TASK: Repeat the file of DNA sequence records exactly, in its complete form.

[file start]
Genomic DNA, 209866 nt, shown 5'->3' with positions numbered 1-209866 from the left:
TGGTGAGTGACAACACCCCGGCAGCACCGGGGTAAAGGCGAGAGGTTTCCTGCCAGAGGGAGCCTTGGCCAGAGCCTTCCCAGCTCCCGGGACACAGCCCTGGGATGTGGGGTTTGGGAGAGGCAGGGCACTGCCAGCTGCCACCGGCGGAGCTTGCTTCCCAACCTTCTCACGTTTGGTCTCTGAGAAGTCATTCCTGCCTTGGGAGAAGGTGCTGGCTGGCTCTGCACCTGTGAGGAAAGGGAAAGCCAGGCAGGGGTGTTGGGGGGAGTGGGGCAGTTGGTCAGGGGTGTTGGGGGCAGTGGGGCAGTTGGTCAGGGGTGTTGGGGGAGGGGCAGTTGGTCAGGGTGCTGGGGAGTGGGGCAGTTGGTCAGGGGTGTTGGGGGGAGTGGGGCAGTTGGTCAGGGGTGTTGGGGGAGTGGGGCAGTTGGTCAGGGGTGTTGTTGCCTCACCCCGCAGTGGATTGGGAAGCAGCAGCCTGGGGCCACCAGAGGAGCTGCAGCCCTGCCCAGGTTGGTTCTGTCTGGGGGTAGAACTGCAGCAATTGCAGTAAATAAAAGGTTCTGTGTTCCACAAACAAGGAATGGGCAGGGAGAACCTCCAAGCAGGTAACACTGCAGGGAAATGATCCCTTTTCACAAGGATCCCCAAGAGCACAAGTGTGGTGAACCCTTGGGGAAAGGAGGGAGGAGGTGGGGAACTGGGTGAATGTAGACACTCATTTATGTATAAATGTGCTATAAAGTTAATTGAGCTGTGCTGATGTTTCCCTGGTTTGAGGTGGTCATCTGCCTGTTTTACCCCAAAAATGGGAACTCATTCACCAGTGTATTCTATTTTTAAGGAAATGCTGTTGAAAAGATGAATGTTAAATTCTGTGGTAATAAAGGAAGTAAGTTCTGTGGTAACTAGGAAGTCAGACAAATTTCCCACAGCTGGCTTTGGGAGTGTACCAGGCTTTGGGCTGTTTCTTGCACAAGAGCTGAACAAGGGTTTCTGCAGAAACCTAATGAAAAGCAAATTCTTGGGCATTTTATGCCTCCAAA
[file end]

Genomic DNA, 209866 nt, shown 5'->3' with positions numbered 1-209866 from the left:
TGGTGAGTGACAACACCCCGGCAGCACCGGGGTAAAGGCGAGAGGTTTCCTGCCAGAGGGAGCCTTGGCCAGAGCCTTCCCAGCTCCCGGGACACAGCCCTGGGATGTGGGGTTTGGGAGAGGCAGGGCACTGCCAGCTGCCACCGGCGGAGCTTGCTTCCCAACCTTCTCACGTTTGGTCTCTGAGAAGTCATTCCTGCCTTGGGAGAAGGTGCTGGCTGGCTCTGCACCTGTGAGGAAAGGGAAAGCCAGGCAGGGGTGTTGGGGGGAGTGGGGCAGTTGGTCAGGGGTGTTGGGGGCAGTGGGGCAGTTGGTCAGGGGTGTTGGGGGAGGGGCAGTTGGTCAGGGTGCTGGGGAGTGGGGCAGTTGGTCAGGGGTGTTGGGGGGAGTGGGGCAGTTGGTCAGGGGTGTTGGGGGAGTGGGGCAGTTGGTCAGGGGTGTTGTTGCCTCACCCCGCAGTGGATTGGGAAGCAGCAGCCTGGGGCCACCAGAGGAGCTGCAGCCCTGCCCAGGTTGGTTCTGTCTGGGGGTAGAACTGCAGCAATTGCAGTAAATAAAAGGTTCTGTGTTCCACAAACAAGGAATGGGCAGGGAGAACCTCCAAGCAGGTAACACTGCAGGGAAATGATCCCTTTTCACAAGGATCCCCAAGAGCACAAGTGTGGTGAACCCTTGGGGAAAGGAGGGAGGAGGTGGGGAACTGGGTGAATGTAGACACTCATTTATGTATAAATGTGCTATAAAGTTAATTGAGCTGTGCTGATGTTTCCCTGGTTTGAGGTGGTCATCTGCCTGTTTTACCCCAAAAATGGGAACTCATTCACCAGTGTATTCTATTTTTAAGGAAATGCTGTTGAAAAGATGAATGTTAAATTCTGTGGTAATAAAGGAAGTAAGTTCTGTGGTAACTAGGAAGTCAGACAAATTTCCCACAGCTGGCTTTGGGAGTGTACCAGGCTTTGGGCTGTTTCTTGCACAAGAGCTGAACAAGGGTTTCTGCAGAAACCTAATGAAAAGCAAATTCTTGGGCATTTTATGCCTCCAAA